• Louis Delaney

Aston Villa and the art of 'The Scapegoat'



Whether the club is being relegated, languishing at the middle of the championship table, or having the best season it has experienced in decades, one thing has remained constant- the scapegoating of certain players. While no player is exempt from criticism and there have been players who have come under fire for justifiable reasons (Joleon Lescott tweeting a picture of a sports car after being thumped by Liverpool comes to mind), there have always seemed to be players who can’t seem to catch a break for one reason or another. But why does this continue to happen season after season? And how can certain players go from having everything they do worshipped by the fans to being made into a pariah? This article will aim to explore the reasons behind the scapegoating of individuals around the club

The first reason why scapegoating is so common, not just among the Aston Villa faithful but also among nearly every club in world football, is because it means real issues do not need to be investigated. For example, if fans can convince themselves that there is nothing wrong with the team apart from Tyrone Mings at center back, all losses can be pinned on him and the rest of the team can be seen as being perfectly functional. Fans can convince themselves that, if a replacement for this player can be found, the whole club can thrive and progress. This also stops other players in the squad from coming under fire throughout the season because, while they may make a mistake, it’s the scapegoat who is the real reason for the club not reaching the next level. If fans can convince themselves that one player is responsible for everything that goes wrong at a club, it means they can go into every season thinking one fix will change everything. This is certainly more palatable than the often-depressing truth that it may take many years for the club to make progress. It is not just players who are subject to scapegoating for this reason. Last season, both Dean Smith and head of recruitment Jesús García Pitarch were similarly scapegoated. It was said of the former that he was never good enough for the role and the job was ‘too big for him' (a trend which still remarkably continues). The latter was scapegoated by fans saying any signing that was playing well was a Smith signing and the ones who weren’t performing were a Suso signing. This, furthermore, demonstrates the idea that the failings of the club fall on one individual’s shoulders, rather than failure being a shared burden.


Another reason that scapegoating is so popular is that fans want to prove that they have been right the whole time. Every player has their detractors, and these detractors will use any excuse they can find to prove their instincts were correct. While the majority of fans will give a player every chance to succeed, there are always a few who are perhaps underwhelmed or disappointed with a signing and will, therefore, be looking to point out flaws in the player. Furthermore, there are certain players who are scapegoated simply for being in the same position as another player. When a fan's favorite loses their position to another player, this other player will need to perform flawlessly in order to avoid fans calling for their preferred player to regain their positions. An example from this season is the El Ghazi-Traore-Trezeguet debate. All of these players have their fans and their detractors. Due to the fact these players are all vying for the same position, the fans of each player will want to demonstrate why their preferred player deserves the spot. This can often involve detracting the other players and, when they get the nod, pointing out their mistakes. This demonstrates the element of pride that is involved in scapegoating- with many preferring to point out flaws in a player’s game, rather than admitting they were wrong in a debate. This is, therefore, another reason why scapegoating continues to happen.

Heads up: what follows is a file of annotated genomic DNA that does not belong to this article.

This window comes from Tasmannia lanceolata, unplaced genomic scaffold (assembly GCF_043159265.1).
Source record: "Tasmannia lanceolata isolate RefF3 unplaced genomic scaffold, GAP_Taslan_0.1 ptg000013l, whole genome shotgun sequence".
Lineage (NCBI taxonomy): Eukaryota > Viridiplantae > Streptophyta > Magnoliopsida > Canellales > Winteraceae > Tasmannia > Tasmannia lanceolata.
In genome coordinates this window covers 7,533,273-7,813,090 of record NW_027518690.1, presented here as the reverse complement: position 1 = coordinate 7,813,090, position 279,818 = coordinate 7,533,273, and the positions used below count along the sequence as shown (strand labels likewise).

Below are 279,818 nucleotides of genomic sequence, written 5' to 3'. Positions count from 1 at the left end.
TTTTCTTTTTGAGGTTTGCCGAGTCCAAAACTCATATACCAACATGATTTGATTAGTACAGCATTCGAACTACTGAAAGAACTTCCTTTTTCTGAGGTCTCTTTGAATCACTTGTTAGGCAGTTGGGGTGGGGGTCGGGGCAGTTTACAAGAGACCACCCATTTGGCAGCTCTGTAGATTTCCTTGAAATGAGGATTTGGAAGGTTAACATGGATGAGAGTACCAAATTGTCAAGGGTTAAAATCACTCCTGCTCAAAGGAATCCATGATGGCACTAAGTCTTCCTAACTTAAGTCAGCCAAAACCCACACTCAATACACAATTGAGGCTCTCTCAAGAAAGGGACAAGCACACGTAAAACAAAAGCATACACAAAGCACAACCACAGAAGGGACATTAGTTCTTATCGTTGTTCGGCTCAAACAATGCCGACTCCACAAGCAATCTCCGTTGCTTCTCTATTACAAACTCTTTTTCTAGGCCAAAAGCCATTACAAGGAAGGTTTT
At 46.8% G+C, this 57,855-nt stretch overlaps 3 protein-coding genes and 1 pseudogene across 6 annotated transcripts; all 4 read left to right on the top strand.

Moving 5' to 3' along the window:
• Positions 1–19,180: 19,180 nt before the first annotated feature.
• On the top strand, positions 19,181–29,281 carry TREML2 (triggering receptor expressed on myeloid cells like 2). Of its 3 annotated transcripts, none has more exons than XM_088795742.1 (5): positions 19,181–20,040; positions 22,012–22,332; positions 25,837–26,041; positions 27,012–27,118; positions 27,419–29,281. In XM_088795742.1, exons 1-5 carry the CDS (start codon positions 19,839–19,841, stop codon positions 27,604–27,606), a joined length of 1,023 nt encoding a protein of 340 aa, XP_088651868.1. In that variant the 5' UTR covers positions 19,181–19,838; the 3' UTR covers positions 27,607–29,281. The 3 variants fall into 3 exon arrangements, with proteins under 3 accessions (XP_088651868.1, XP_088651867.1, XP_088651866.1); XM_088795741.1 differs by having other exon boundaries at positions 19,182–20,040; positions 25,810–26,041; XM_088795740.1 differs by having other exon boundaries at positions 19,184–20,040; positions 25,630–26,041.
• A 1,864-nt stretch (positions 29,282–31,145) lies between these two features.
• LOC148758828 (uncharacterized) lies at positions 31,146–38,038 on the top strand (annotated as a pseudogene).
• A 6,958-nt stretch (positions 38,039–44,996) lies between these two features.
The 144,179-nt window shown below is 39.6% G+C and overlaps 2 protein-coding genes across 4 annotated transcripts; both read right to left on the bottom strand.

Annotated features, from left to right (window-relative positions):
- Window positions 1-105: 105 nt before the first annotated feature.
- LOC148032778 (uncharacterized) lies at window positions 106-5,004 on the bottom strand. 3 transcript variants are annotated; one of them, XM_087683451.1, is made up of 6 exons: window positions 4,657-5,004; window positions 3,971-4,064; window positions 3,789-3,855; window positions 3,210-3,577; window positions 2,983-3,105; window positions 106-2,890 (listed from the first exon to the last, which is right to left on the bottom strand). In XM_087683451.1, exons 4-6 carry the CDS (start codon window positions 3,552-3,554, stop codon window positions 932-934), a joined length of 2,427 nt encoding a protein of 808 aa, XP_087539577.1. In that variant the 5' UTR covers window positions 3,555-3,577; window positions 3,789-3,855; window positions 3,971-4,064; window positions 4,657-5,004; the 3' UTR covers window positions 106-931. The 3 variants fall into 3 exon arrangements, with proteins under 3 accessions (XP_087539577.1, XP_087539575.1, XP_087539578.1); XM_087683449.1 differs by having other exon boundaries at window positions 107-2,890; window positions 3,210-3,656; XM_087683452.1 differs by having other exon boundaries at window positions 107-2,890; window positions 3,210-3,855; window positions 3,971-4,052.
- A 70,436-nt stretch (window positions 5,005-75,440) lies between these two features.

While this is the reason that scapegoats start, with people looking for one player to pin the club’s fortunes on, it’s sensible to think that when performances pick up, the scapegoat slander will stop. However, the art of the scapegoat is that it often becomes a self-fulfilling prophecy. If a player is singled out, this can have a detrimental impact on the confidence of the player, making mistakes much more likely to occur. The fans who have been singling this player out then have fuel with which to continue the slander, and so the cycle continues. This makes it very difficult for a player to break out of their role as a pariah of the team, which is part of the reason that scapegoating, especially with social media as a tool to spread this, is a major issue.


Overall, there are several reasons that scapegoating occurs and infests itself in the world of football. Fans want to believe that their clubs are one change away from being a dominant force and fans also want to avoid saying they were wrong about a player. However, it is a problem that causes far more problems than it solves and needs to be stopped. Everyone is susceptible to criticism, but it is clear there is a distinction between valid criticisms and scapegoating individuals.


Louis Delaney

TheAVFCFaithful.group | Edited by The AVFC Faithful


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